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Climate Change Upsets Tradition, Demands Winemaking Flexibility

January 2017
by Jim Gordon

Stuttgart, Germany—Climate change so far has been good to northern European winemakers, allowing them to make internationally acclaimed red wines for the first time and riper dry white wines in regions traditionally considered to have cool climates. But enology professor Dr. Monika Christmann of Geisenheim University told a group of mostly German winemakers and researchers Nov. 29 that climate change may also necessitate more technological intervention in winemaking.

One example is that German winemakers now frequently harvest wines with pH readings several tenths higher than they did 20 years ago. “Now it’s become an option in Germany to add acid,” she said. “You would have been pilloried for this if you suggested it back when I was in school, but now it’s a real consideration.”

Christmann’s address was the keynote of the 62nd German Winegrowers Congress in Stuttgart. The four-day meeting runs simultaneously with the Intervitis Interfructa Hortitechnica trade show, both at the Messe Stuttgart expo grounds in southern Germany.

Christmann is also the president of the International Organization of Vine and Wine (OIV), which approves enological practices such as acid adjustment and membrane filtration before they can be used in the 46 OIV member countries. The members include most of the traditional winemaking countries and produce 80% of the world’s wine. Notable non-members include the United States, Canada and China.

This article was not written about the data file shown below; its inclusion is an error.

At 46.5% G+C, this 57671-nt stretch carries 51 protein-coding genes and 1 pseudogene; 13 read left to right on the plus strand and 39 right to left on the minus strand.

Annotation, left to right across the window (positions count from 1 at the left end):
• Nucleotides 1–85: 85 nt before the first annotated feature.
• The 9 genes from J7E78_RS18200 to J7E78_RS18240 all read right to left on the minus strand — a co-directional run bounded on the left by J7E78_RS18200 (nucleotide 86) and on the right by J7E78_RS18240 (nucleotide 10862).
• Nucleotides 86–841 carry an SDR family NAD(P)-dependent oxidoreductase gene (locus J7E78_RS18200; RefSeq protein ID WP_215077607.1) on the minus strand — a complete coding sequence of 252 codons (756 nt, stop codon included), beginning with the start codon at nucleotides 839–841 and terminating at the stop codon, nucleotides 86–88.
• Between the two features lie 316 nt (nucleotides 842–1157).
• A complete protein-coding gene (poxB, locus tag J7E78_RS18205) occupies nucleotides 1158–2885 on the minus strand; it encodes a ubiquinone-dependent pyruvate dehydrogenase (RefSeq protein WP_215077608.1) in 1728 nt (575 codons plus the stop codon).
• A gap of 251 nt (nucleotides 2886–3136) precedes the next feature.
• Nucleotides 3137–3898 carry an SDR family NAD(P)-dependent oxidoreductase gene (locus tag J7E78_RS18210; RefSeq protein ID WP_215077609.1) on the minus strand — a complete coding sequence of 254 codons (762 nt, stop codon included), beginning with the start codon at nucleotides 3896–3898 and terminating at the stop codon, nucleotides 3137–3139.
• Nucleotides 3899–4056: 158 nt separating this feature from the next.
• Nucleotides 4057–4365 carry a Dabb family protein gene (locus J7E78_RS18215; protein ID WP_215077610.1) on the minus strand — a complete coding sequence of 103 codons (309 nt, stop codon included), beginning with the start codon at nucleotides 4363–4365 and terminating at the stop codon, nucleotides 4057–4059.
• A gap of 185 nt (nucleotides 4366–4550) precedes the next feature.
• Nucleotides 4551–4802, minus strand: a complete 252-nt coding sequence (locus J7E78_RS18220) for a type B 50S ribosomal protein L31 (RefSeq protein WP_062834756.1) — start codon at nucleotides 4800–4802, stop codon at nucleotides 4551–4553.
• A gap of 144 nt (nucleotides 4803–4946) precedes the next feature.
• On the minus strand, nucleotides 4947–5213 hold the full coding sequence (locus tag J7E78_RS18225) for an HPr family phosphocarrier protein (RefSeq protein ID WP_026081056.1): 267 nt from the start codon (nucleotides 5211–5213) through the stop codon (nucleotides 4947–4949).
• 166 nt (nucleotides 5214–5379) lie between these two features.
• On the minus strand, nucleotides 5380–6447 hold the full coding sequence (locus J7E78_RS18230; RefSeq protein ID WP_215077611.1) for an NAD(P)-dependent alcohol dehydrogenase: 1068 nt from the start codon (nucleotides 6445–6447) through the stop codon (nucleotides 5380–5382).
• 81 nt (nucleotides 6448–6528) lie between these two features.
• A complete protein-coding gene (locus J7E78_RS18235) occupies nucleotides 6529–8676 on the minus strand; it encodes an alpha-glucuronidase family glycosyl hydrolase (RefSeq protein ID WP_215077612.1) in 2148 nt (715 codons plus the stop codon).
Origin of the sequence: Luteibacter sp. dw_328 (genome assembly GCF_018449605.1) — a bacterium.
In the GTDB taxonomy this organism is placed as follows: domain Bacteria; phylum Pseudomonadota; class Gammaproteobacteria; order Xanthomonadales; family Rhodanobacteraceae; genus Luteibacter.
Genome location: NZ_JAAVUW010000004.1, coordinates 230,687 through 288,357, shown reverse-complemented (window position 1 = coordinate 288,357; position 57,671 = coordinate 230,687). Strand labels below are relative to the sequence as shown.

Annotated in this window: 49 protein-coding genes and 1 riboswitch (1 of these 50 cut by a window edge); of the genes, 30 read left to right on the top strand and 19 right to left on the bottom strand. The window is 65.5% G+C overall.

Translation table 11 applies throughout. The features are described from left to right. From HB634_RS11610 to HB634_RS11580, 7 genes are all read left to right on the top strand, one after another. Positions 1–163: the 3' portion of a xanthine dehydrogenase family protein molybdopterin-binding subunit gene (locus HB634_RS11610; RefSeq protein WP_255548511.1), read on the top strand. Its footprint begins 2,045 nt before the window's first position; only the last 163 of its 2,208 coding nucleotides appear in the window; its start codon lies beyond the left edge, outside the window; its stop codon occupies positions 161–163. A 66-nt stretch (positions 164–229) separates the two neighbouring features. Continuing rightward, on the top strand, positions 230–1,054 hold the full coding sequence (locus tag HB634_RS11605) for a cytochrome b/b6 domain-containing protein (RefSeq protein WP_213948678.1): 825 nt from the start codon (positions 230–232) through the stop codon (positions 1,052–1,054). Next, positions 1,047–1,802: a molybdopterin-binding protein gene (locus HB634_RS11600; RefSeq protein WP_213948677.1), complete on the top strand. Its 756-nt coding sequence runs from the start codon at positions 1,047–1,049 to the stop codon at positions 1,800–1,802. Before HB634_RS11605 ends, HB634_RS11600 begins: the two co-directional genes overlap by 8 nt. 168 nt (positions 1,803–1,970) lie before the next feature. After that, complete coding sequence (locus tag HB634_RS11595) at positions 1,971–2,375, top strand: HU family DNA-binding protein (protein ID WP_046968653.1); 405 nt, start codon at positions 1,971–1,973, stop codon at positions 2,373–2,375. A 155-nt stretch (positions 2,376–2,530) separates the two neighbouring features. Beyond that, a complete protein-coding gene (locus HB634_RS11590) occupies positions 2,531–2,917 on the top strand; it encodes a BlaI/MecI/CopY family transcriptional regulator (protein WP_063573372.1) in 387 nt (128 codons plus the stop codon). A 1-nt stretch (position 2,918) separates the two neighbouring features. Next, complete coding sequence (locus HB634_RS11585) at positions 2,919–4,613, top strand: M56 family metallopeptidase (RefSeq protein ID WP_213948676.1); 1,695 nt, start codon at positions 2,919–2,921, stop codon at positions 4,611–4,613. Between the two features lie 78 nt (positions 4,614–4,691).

Still, many of Christmann’s points are also relevant in North America. Regarding climate change, she said that temperature change in central Europe may be held to a few degrees, but temperature variability could be severe—and in some places it already is.

The coming years will be more unpredictable, and when a hot year is also a rainy or humid one, it will bring extra challenges to wine growers.

For one thing, Christmann argued, winemakers will need to be flexible. While tradition is good, she said, all wine traditions were established because they were the best methods at the time, and traditions change as new technology becomes available.

“Wine has never grown in bottles hanging on trees. It’s a natural product, yes, but it has always been produced with technology,” she said.

Christmann pointed out that crossflow filters were once forbidden for health concerns, but now they are widely accepted. Then came electrodialysis, ion exchange and other new methods of adjusting wine. “Certainly we will not turn back the wheel,” she said.

The crux of the matter is consumer demand and attitude. “Wine is supposed to be traditional, consistent, high quality and not too expensive, but some of these things contradict each other. Consumers tend to ask for everything, and some of these challenges can only be met with technological methods.”

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